If you're looking for an in-depth read to give you more insight into the world of Harry Potter, this really isn't it. This is more along the lines of...moreIf you're looking for an in-depth read to give you more insight into the world of Harry Potter, this really isn't it. This is more along the lines of Fantastic Beasts and Quidditch Through the Ages. It's a fun, light read, and the proceeds go to a good cause, so it's definitely worth a look for Potter fans.
The commentary by Dumbledore is what really made the book for me. I was particularly amused by his comments regarding Lucius Malfoy, and by the story about his maiden aunt calling off her wedding because she discovered her fiance fondling some Horklumps. Horklumps being little pink, mushroom-shaped creatures, I have to wonder whether this was a rather euphemistic explanation inserted for the amusement of adult readers. Oh, JKR, I do love you so.(less)
I agree with the reviewer who said this was the worst ending ever. Not only does it have the worst ending, but the book itself is the worst ending to...moreI agree with the reviewer who said this was the worst ending ever. Not only does it have the worst ending, but the book itself is the worst ending to any series that I have ever read. Period.
Seriously, Mr. Lewis, what the hell is this though? Aside from the phenomenally craptacular ending--where we're supposed to believe that the very best thing that could possibly happen is for everybody to die--this book was just a whole lot of suck. It seemed to have no point whatsoever, except that Lewis decided he was done writing Narnia stories, and instead of leaving it open for fans to imagine what adventures might've come after, he figured he could cram some more Christian allegory in there and thoroughly traumatize his young audience by killing off every single character they'd come to love. Except Susan, because we shun the nonbeliever, shuuuunnnn.
Whatever. It was completely unnecessary, and the "but it's okay because they went to heaven" ending made me roll my eyes so hard they were in danger of falling out, but it didn't piss me off half so much as the convoluted End Times theme. What the fuck? There was absolutely no rhyme or reason to it whatsoever, at least that I could pinpoint. Basically some jerkass old ape (I see what you did there, Mr. Lewis) dresses up this gullible ass in a lion skin and starts ordering the Narnians around as the mouthpiece of Aslan, so instead of punishing Shift for his wickedness, Aslan DESTROYS THE WORLD. Because that's not overreacting or anything. Apparently Lewis ascribed to the angry, vengeful God of the old testament. I mean, wow. Was it because the Narnians were so easily deceived by the false Aslan and their love for him turned to fear and revulsion? Because it seems to me to be largely a result of Aslan's long absence, combined with the apparent inherent stupidity of Narnians, that made them susceptible to the lies of Shift and the Calormenes, which Aslan in his omniscience would've known would happen if he stayed away. So, in other words, he punished THE ENTIRE WORLD for something that he could've prevented and chose not to. Nice. But maybe I just don't get it, wicked atheist that I am.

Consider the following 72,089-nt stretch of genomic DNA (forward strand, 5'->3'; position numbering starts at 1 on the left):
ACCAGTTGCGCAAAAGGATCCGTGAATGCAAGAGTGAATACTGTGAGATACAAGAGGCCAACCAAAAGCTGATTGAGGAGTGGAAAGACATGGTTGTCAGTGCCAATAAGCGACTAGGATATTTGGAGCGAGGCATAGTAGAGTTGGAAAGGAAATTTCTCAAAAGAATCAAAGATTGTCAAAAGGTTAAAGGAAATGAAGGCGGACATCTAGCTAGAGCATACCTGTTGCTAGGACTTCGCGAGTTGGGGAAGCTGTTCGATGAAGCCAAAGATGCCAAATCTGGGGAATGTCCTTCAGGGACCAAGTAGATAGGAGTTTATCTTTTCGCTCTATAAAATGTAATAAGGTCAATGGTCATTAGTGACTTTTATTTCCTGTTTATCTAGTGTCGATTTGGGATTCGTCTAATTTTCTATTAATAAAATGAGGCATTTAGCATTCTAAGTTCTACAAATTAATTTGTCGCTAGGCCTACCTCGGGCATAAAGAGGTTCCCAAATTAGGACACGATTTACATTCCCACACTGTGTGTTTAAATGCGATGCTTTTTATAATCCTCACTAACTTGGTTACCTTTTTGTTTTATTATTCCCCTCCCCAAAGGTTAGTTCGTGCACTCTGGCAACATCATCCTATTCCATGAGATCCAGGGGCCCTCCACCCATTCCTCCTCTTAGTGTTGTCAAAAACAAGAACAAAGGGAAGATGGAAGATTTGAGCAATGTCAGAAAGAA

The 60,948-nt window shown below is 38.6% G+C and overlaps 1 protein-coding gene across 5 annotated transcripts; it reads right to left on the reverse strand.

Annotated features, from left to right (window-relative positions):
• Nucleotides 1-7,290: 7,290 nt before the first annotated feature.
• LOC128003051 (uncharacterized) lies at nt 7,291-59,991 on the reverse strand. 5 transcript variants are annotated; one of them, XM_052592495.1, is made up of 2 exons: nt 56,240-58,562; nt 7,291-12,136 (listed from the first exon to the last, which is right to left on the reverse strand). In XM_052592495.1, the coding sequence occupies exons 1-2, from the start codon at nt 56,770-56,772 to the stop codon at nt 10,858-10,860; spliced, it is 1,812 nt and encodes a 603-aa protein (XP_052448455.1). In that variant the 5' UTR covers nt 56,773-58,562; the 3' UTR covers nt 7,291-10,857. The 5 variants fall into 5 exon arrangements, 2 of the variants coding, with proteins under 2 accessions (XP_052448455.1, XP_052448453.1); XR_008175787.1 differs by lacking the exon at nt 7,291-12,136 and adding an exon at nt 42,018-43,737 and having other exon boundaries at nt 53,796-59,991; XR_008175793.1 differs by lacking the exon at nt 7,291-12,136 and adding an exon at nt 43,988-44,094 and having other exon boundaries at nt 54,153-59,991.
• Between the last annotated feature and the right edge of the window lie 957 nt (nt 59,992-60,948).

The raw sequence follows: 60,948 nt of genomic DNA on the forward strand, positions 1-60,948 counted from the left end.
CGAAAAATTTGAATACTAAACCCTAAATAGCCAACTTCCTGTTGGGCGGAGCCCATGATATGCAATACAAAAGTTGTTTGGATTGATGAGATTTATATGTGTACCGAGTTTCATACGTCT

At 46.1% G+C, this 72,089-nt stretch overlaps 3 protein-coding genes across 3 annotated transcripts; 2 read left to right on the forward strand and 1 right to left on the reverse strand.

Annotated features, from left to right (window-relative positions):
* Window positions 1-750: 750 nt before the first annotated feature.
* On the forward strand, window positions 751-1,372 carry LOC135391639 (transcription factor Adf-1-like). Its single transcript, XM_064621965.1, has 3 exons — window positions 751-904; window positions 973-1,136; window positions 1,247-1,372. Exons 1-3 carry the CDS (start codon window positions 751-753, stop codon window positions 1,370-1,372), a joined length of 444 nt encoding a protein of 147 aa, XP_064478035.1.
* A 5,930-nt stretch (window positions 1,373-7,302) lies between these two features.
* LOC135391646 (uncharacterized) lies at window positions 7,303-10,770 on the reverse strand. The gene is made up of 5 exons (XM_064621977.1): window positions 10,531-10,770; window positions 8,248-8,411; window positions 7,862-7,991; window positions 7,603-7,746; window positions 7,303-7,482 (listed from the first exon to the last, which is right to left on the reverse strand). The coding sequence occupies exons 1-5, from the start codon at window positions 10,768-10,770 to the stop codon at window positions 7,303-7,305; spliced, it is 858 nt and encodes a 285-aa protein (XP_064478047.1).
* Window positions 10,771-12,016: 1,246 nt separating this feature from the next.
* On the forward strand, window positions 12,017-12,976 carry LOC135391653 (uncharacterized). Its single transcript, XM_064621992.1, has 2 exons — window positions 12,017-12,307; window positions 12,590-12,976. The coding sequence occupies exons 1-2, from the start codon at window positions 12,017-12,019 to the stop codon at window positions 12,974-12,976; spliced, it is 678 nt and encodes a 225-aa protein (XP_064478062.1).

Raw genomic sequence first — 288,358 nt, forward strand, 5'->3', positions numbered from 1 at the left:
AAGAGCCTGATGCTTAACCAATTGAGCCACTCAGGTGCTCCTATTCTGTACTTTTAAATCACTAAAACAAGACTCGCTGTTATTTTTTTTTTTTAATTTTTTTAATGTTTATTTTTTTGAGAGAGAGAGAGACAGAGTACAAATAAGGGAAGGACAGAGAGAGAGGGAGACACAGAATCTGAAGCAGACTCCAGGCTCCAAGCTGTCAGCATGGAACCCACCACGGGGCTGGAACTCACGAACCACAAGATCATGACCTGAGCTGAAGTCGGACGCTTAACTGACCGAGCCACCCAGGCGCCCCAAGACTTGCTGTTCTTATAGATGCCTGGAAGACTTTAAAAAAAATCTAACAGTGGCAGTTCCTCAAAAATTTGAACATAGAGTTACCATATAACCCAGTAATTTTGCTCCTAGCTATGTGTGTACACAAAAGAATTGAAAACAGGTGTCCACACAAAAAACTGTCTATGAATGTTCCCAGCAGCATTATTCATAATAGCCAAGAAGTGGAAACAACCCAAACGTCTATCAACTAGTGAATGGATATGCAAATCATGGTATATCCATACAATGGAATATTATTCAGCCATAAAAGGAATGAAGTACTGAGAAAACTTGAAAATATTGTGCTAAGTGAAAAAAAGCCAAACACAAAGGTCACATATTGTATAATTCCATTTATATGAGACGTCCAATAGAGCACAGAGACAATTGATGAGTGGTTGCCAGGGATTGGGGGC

Anyway. Unless you're a hardcore fan of the Narnia series, or OCD like me, I recommend skipping this one. It's not worth your time.(less)
Finally, a proper novel! Thank you, Mr. Lewis. Sixth time's the charm, eh?
The Silver Chair is my favorite out of all the Narnia books. Not only does i...moreFinally, a proper novel! Thank you, Mr. Lewis. Sixth time's the charm, eh?
The Silver Chair is my favorite out of all the Narnia books. Not only does it have all the usual elements of this wonderful, rich fantasy world Lewis created, but the characters are better, at least in my opinion, the story feels less contrived, and it has the added benefit of being a proper novel. That is to say, it has: a) an actual plot; b) an identifiable climactic point; and c) a clear, concise denouement. For once, I wasn't left scratching my head at the end and going, "What the hell was the point of that?"
In this book, we're reunited with Eustace, the Pevensies' cousin, who has turned into an all right guy since we first met him in The Voyage of the Dawn Treader. Pity how he's kind of bland now that he's not an insufferable git anymore. Fortunately, it wasn't Eustace, but his schoolmate Jill who really made the book for me. Jill is a modern sort of girl; she has new age hippie parents who send her to a new age hippie school, and though Mr. Lewis obviously didn't seem to think much of it, I rather think it did her some good. Unlike the Pevensie girls, who had a tendency to be ninnies and were very much girls of their time, Jill is a pretty level-headed kid, and neither expects nor receives any particularly special treatment on account of being a girl. She's a real, honest-to-god herione, who takes a--if not the--central role in the proceedings, rather than just sort of standing around observing while the boys do all the important stuff. Girl protagonists, for the win! I love it.